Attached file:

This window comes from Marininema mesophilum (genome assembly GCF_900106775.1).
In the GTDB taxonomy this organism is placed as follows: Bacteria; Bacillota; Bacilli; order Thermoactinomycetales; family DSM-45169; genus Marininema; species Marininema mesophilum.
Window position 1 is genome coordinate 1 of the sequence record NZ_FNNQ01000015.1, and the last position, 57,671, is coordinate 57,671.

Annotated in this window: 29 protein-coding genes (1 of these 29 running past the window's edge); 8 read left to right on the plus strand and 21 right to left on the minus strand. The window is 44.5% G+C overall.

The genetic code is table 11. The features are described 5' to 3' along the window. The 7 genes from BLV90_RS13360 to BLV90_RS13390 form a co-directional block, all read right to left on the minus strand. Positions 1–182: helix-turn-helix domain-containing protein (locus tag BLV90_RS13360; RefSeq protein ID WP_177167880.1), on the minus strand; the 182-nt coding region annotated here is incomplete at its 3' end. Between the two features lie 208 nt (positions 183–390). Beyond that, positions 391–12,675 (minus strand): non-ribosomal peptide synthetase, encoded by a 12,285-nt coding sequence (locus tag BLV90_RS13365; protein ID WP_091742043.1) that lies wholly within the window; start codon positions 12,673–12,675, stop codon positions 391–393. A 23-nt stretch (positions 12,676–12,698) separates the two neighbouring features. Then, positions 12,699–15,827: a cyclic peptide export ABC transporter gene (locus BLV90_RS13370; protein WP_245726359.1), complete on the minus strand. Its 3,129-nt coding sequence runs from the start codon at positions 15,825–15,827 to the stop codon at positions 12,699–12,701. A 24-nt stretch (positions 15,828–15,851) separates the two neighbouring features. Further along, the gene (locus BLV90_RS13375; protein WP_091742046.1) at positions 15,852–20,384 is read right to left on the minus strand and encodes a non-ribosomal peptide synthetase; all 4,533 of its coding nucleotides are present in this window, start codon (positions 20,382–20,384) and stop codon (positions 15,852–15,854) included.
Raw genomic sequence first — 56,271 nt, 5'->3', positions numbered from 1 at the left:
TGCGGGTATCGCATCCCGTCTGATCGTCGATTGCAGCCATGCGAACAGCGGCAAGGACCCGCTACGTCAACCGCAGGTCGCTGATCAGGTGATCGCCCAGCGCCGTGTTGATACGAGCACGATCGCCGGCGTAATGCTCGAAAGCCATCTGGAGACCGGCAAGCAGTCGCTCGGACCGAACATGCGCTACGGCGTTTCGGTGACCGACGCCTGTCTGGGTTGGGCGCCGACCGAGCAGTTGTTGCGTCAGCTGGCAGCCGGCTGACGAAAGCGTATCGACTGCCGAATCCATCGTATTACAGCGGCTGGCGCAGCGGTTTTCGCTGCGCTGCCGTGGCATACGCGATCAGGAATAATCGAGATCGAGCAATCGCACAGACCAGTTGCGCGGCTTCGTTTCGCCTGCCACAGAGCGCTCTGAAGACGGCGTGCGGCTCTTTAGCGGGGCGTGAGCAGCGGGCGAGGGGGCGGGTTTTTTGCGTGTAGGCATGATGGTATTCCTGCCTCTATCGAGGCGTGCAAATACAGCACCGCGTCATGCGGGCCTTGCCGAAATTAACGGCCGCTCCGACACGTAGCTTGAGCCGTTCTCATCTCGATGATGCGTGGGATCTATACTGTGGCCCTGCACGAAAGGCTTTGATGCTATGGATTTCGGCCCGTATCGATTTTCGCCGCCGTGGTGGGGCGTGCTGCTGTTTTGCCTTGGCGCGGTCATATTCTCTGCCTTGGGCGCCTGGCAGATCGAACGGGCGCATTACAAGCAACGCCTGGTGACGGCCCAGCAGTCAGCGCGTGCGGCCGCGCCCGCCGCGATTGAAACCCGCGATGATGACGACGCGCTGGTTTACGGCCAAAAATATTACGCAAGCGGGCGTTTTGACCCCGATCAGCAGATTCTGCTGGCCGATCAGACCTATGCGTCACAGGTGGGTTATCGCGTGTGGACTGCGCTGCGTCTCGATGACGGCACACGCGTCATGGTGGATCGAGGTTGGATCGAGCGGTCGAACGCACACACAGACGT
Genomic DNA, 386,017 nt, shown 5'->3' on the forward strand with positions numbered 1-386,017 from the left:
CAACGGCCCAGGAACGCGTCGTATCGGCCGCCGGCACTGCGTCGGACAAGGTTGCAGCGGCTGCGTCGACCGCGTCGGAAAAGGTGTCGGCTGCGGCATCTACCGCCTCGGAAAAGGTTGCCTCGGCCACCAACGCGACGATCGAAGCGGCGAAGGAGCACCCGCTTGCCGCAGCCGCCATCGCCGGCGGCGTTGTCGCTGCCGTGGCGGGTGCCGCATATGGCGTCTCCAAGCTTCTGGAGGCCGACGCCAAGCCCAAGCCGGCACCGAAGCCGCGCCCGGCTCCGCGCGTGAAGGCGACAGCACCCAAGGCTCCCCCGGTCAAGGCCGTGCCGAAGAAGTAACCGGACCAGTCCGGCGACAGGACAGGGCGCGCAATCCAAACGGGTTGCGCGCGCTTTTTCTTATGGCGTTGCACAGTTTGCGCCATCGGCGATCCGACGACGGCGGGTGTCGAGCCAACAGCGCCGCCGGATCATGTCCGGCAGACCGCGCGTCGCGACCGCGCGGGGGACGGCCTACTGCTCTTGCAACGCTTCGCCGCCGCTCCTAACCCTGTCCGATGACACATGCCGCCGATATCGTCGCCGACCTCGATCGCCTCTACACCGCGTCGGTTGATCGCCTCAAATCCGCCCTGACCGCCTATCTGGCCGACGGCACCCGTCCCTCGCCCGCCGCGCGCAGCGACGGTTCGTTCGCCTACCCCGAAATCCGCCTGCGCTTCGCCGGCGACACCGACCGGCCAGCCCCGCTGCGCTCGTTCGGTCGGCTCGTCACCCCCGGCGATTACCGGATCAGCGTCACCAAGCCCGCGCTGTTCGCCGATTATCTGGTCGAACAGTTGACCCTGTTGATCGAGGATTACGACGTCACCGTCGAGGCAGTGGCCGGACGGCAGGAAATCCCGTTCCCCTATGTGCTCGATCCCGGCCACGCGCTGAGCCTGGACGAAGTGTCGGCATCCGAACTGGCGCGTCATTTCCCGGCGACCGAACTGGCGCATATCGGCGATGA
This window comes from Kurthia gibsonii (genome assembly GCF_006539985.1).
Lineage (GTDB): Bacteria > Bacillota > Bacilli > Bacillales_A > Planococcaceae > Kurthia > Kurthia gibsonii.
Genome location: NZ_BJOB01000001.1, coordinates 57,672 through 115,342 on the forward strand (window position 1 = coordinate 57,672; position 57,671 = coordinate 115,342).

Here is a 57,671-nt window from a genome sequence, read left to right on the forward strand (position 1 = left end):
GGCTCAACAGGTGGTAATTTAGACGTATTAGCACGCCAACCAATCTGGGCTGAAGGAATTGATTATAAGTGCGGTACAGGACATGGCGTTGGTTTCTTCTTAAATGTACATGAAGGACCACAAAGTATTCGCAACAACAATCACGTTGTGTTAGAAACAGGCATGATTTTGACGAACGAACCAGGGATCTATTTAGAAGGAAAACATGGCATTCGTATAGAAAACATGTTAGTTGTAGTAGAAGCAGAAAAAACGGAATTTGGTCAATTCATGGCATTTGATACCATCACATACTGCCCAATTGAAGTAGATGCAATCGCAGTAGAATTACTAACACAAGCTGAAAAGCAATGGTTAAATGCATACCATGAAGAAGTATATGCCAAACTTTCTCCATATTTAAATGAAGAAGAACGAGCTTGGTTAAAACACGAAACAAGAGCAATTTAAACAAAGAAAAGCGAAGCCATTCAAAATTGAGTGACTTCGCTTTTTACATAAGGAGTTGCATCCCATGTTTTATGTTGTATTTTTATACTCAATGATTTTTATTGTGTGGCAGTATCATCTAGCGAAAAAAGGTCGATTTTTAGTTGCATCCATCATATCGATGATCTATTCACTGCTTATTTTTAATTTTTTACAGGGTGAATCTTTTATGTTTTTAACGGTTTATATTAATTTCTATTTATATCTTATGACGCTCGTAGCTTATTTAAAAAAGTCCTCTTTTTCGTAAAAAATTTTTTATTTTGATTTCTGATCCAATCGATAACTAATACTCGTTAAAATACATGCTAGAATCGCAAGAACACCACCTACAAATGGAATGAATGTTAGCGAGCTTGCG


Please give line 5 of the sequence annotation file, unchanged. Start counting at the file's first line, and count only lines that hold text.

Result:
The genetic code is table 11. The features are described 5' to 3' along the window. The 7 genes from BLV90_RS13360 to BLV90_RS13390 form a co-directional block, all read right to left on the minus strand. Positions 1–182: helix-turn-helix domain-containing protein (locus tag BLV90_RS13360; RefSeq protein ID WP_177167880.1), on the minus strand; the 182-nt coding region annotated here is incomplete at its 3' end. Between the two features lie 208 nt (positions 183–390). Beyond that, positions 391–12,675 (minus strand): non-ribosomal peptide synthetase, encoded by a 12,285-nt coding sequence (locus tag BLV90_RS13365; protein ID WP_091742043.1) that lies wholly within the window; start codon positions 12,673–12,675, stop codon positions 391–393. A 23-nt stretch (positions 12,676–12,698) separates the two neighbouring features. Then, positions 12,699–15,827: a cyclic peptide export ABC transporter gene (locus BLV90_RS13370; protein WP_245726359.1), complete on the minus strand. Its 3,129-nt coding sequence runs from the start codon at positions 15,825–15,827 to the stop codon at positions 12,699–12,701. A 24-nt stretch (positions 15,828–15,851) separates the two neighbouring features. Further along, the gene (locus BLV90_RS13375; protein WP_091742046.1) at positions 15,852–20,384 is read right to left on the minus strand and encodes a non-ribosomal peptide synthetase; all 4,533 of its coding nucleotides are present in this window, start codon (positions 20,382–20,384) and stop codon (positions 15,852–15,854) included.